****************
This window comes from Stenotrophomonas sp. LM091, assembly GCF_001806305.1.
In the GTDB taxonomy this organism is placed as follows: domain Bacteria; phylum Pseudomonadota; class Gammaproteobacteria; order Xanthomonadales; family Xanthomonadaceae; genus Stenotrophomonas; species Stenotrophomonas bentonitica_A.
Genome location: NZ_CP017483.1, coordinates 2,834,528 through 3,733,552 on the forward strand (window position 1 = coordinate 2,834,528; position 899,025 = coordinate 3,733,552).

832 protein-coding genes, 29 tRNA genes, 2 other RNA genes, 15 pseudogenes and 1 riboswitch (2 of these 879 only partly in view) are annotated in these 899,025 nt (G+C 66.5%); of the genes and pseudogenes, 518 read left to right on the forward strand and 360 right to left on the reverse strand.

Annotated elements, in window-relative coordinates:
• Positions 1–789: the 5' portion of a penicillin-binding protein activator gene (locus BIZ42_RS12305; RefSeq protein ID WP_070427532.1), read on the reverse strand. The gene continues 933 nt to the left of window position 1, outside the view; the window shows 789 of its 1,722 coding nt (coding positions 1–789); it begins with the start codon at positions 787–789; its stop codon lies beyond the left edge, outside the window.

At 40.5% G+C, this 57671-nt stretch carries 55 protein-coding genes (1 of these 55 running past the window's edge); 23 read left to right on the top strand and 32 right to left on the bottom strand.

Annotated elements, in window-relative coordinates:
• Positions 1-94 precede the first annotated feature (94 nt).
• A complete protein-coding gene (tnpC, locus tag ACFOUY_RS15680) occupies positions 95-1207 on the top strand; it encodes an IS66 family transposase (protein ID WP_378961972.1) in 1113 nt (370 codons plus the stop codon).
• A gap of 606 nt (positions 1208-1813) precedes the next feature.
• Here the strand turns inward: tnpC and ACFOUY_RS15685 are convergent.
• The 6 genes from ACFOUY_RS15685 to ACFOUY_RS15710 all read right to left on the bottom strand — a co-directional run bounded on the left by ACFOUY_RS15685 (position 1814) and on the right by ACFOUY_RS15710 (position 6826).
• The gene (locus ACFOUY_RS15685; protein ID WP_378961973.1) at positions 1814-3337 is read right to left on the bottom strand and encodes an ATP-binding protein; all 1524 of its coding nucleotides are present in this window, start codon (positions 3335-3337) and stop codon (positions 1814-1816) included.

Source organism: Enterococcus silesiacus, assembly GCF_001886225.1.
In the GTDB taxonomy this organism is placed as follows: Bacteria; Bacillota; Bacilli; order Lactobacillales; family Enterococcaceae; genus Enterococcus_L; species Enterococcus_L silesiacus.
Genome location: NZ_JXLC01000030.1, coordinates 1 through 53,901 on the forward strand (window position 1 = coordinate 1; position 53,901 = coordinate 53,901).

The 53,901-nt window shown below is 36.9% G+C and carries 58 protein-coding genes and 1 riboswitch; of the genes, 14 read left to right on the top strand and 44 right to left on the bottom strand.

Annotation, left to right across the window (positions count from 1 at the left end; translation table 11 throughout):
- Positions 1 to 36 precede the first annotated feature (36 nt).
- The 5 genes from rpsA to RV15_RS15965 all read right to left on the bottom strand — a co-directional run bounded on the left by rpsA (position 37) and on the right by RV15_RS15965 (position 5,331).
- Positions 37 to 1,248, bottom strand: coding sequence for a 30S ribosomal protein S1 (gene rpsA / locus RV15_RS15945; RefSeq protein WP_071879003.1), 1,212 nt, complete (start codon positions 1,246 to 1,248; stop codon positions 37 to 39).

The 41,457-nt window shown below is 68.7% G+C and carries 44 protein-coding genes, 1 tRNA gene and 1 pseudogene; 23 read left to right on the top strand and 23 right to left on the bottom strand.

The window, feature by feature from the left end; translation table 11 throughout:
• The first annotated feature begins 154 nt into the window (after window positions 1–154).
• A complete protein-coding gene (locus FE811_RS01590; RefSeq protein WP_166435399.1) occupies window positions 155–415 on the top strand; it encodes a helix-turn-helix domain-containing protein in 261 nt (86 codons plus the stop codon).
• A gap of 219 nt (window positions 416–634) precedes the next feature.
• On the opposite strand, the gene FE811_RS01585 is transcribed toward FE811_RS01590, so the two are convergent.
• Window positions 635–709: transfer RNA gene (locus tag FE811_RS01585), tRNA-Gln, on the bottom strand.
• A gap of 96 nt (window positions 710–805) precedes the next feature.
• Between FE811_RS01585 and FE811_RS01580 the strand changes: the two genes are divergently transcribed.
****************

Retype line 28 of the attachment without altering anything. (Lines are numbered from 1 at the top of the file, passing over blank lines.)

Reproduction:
• On the opposite strand, the gene FE811_RS01585 is transcribed toward FE811_RS01590, so the two are convergent.